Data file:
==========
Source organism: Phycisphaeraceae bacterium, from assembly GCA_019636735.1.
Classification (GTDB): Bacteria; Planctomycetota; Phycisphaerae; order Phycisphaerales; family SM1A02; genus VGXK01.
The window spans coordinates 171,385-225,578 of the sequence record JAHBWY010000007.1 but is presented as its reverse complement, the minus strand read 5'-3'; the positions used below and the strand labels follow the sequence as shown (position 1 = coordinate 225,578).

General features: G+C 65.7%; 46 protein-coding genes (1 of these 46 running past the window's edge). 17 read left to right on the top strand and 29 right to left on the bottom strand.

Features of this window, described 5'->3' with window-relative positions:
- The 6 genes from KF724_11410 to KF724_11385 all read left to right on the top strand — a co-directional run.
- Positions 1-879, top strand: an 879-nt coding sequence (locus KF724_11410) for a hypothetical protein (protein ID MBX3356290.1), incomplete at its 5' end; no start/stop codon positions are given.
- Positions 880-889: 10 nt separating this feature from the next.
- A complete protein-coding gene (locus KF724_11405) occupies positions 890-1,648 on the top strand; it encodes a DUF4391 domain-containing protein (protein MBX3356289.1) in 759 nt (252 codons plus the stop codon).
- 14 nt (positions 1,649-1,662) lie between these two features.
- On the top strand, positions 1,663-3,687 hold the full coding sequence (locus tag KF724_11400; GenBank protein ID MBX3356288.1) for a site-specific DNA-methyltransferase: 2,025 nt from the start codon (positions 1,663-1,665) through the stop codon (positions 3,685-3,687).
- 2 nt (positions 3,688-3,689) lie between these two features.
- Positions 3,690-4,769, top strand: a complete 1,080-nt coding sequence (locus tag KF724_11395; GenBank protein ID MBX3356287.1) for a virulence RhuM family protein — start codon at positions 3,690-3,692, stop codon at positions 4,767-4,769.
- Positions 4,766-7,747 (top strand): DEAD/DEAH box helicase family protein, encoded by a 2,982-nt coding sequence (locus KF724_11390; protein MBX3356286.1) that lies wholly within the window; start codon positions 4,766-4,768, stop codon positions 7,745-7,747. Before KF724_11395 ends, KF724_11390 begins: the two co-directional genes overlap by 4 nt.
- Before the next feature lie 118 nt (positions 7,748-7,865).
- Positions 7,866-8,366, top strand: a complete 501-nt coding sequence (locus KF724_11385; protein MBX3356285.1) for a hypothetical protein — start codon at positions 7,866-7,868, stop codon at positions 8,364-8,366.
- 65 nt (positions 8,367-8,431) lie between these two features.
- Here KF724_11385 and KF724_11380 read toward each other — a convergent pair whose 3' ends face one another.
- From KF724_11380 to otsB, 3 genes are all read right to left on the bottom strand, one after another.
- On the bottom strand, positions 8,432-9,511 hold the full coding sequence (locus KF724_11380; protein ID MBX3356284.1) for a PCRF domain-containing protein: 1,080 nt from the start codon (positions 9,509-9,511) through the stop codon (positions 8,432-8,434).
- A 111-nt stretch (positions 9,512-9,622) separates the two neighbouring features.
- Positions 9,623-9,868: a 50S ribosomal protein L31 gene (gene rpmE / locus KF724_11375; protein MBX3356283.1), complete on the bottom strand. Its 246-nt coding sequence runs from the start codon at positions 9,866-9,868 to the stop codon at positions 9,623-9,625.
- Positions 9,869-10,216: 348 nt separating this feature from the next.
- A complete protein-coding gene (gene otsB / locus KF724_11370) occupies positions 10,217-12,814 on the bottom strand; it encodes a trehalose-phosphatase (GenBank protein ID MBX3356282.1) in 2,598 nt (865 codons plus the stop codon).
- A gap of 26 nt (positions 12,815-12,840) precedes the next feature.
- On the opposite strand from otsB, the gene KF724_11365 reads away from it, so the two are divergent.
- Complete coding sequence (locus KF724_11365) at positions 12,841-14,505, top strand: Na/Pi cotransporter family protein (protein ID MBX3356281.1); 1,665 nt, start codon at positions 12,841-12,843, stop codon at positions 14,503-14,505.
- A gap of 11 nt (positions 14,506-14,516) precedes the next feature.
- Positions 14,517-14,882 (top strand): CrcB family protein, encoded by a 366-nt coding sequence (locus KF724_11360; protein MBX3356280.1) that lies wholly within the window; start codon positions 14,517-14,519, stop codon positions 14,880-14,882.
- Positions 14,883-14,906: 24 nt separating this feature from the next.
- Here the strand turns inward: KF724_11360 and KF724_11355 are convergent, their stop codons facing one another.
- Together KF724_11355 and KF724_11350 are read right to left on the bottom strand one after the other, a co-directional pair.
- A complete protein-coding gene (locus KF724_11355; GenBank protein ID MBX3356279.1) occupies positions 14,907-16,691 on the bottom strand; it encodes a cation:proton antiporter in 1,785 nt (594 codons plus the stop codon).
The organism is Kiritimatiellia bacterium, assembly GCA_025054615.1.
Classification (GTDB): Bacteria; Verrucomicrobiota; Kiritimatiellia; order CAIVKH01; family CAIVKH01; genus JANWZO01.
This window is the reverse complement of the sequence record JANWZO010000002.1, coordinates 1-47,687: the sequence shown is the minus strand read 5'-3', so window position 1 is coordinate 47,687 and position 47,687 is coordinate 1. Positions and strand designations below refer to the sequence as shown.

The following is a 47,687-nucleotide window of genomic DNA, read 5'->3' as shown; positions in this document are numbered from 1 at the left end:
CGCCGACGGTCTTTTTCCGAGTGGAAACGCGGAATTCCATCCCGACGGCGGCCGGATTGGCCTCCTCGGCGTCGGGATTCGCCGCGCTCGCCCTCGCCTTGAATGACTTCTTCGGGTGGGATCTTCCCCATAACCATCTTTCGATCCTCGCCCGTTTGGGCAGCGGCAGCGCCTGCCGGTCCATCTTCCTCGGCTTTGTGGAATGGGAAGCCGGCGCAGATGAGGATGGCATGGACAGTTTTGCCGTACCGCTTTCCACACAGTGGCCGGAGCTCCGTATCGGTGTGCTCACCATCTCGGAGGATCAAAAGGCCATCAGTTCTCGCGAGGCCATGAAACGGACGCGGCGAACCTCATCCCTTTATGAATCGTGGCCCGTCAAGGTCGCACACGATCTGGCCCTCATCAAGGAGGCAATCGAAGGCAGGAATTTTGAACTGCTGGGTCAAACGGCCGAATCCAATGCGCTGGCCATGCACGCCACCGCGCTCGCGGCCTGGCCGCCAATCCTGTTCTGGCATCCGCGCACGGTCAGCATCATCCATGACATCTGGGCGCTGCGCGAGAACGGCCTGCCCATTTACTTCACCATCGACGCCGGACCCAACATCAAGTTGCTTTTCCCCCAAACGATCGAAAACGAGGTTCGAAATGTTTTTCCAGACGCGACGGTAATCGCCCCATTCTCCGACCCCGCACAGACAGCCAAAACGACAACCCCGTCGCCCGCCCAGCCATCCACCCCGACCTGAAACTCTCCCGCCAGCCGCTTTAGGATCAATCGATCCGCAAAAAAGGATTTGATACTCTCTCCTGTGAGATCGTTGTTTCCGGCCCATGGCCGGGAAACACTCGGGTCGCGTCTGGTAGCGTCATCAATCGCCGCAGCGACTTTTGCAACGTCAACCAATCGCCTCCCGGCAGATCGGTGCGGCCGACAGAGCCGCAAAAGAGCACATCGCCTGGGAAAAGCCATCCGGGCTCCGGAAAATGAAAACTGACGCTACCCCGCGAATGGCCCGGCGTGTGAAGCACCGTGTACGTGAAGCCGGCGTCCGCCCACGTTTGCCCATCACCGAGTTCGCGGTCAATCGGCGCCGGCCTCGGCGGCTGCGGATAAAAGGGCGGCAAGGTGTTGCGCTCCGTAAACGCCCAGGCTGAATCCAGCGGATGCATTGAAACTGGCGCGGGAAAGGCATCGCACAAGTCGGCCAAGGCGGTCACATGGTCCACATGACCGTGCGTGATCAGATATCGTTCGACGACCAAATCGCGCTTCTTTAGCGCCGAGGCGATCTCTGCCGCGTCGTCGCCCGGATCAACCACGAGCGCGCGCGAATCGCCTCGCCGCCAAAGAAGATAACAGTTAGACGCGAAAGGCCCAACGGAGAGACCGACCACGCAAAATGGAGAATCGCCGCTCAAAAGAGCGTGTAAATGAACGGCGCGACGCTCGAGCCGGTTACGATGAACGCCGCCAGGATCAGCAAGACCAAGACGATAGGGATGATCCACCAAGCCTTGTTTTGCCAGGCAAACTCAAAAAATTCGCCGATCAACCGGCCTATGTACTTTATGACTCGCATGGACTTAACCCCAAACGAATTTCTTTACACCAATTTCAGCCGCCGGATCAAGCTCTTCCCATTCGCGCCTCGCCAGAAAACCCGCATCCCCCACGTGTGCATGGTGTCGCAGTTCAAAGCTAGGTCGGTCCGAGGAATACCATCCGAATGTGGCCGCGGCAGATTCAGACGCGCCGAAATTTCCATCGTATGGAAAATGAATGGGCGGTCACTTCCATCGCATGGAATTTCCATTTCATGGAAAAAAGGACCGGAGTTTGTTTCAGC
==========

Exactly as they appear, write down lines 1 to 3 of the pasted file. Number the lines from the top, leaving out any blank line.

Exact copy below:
Source organism: Phycisphaeraceae bacterium, from assembly GCA_019636735.1.
Classification (GTDB): Bacteria; Planctomycetota; Phycisphaerae; order Phycisphaerales; family SM1A02; genus VGXK01.
The window spans coordinates 171,385-225,578 of the sequence record JAHBWY010000007.1 but is presented as its reverse complement, the minus strand read 5'-3'; the positions used below and the strand labels follow the sequence as shown (position 1 = coordinate 225,578).